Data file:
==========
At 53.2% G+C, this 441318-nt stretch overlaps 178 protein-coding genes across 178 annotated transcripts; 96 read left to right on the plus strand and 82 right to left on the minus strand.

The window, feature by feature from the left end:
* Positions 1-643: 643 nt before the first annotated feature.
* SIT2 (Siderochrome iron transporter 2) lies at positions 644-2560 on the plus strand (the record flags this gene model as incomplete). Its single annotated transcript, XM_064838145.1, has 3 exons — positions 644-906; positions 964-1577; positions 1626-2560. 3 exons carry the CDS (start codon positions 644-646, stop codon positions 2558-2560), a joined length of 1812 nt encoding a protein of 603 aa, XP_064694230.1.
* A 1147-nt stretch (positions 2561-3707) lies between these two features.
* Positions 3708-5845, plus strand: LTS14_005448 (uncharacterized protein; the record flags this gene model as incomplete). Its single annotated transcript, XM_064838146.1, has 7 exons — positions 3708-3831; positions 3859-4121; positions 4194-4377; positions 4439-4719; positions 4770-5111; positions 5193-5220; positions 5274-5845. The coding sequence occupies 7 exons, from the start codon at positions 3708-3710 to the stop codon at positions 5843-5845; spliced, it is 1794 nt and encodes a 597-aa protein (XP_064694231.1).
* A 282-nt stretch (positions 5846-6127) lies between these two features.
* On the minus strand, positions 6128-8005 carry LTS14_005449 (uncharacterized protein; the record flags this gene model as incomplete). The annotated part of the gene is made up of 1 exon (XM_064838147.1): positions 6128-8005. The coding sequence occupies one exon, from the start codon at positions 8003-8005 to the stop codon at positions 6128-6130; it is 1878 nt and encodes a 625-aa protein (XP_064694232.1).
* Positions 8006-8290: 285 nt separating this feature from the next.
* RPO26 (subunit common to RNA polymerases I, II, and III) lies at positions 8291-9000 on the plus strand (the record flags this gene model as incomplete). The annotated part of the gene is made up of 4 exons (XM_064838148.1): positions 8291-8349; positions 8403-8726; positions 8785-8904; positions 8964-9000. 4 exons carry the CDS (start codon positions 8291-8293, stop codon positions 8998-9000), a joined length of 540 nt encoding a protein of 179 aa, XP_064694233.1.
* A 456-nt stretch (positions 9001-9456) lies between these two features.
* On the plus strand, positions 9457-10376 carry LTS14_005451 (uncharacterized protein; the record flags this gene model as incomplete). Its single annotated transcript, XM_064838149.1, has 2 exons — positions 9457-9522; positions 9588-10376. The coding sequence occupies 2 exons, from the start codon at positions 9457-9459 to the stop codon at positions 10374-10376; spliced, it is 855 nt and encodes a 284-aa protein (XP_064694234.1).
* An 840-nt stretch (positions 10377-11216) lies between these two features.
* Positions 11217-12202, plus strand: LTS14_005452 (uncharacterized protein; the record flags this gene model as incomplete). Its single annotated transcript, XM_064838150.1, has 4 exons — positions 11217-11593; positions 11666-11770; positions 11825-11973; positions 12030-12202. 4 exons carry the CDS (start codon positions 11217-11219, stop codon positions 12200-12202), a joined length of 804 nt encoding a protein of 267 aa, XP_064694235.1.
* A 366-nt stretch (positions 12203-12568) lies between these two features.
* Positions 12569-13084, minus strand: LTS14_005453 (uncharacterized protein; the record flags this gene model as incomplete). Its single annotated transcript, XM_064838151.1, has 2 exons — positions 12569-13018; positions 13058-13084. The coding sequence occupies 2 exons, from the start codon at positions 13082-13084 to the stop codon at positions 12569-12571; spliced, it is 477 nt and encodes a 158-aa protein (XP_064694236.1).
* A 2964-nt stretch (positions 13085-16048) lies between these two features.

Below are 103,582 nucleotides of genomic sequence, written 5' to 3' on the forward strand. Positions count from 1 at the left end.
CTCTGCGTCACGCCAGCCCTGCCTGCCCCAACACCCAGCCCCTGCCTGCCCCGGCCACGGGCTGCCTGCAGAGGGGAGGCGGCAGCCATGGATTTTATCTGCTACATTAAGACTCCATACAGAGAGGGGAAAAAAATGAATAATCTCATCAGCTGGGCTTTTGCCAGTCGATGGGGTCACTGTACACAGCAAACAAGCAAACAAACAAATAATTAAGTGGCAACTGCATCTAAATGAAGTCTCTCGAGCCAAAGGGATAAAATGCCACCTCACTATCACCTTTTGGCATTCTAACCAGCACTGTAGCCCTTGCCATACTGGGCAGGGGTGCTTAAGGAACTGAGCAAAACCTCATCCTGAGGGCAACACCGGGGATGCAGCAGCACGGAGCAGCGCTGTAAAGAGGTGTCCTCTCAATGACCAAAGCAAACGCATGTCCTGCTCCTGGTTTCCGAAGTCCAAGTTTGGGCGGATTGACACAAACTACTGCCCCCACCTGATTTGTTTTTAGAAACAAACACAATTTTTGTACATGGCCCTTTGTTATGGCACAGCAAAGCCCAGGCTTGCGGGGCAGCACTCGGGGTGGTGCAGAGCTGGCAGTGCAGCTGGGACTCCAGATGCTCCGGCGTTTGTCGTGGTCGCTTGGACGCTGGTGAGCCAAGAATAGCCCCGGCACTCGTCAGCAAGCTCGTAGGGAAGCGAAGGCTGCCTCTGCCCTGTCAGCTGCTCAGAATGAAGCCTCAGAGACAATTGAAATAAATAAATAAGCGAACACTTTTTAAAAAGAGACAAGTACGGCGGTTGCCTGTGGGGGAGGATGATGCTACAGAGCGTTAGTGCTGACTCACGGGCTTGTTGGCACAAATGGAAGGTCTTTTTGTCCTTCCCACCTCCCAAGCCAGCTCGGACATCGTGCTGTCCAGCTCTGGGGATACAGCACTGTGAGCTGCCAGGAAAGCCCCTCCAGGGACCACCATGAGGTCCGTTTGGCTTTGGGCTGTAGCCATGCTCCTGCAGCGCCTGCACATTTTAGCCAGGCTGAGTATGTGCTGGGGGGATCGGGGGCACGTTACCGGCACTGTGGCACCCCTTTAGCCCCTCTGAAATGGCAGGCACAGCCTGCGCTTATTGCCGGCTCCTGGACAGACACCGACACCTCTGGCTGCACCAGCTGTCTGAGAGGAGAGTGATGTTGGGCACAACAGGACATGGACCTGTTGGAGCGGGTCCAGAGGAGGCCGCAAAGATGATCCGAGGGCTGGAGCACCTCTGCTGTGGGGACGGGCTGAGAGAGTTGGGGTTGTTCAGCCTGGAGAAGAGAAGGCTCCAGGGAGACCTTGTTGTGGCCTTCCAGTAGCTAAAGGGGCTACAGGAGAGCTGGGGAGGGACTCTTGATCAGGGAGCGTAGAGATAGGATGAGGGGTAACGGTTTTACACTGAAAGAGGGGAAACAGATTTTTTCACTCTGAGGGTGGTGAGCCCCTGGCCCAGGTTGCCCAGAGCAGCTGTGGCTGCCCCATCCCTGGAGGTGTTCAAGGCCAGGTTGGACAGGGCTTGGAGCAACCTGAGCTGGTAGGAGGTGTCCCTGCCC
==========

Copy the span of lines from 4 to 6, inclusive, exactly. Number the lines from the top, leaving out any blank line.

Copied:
* SIT2 (Siderochrome iron transporter 2) lies at positions 644-2560 on the plus strand (the record flags this gene model as incomplete). Its single annotated transcript, XM_064838145.1, has 3 exons — positions 644-906; positions 964-1577; positions 1626-2560. 3 exons carry the CDS (start codon positions 644-646, stop codon positions 2558-2560), a joined length of 1812 nt encoding a protein of 603 aa, XP_064694230.1.
* A 1147-nt stretch (positions 2561-3707) lies between these two features.
* Positions 3708-5845, plus strand: LTS14_005448 (uncharacterized protein; the record flags this gene model as incomplete). Its single annotated transcript, XM_064838146.1, has 7 exons — positions 3708-3831; positions 3859-4121; positions 4194-4377; positions 4439-4719; positions 4770-5111; positions 5193-5220; positions 5274-5845. The coding sequence occupies 7 exons, from the start codon at positions 3708-3710 to the stop codon at positions 5843-5845; spliced, it is 1794 nt and encodes a 597-aa protein (XP_064694231.1).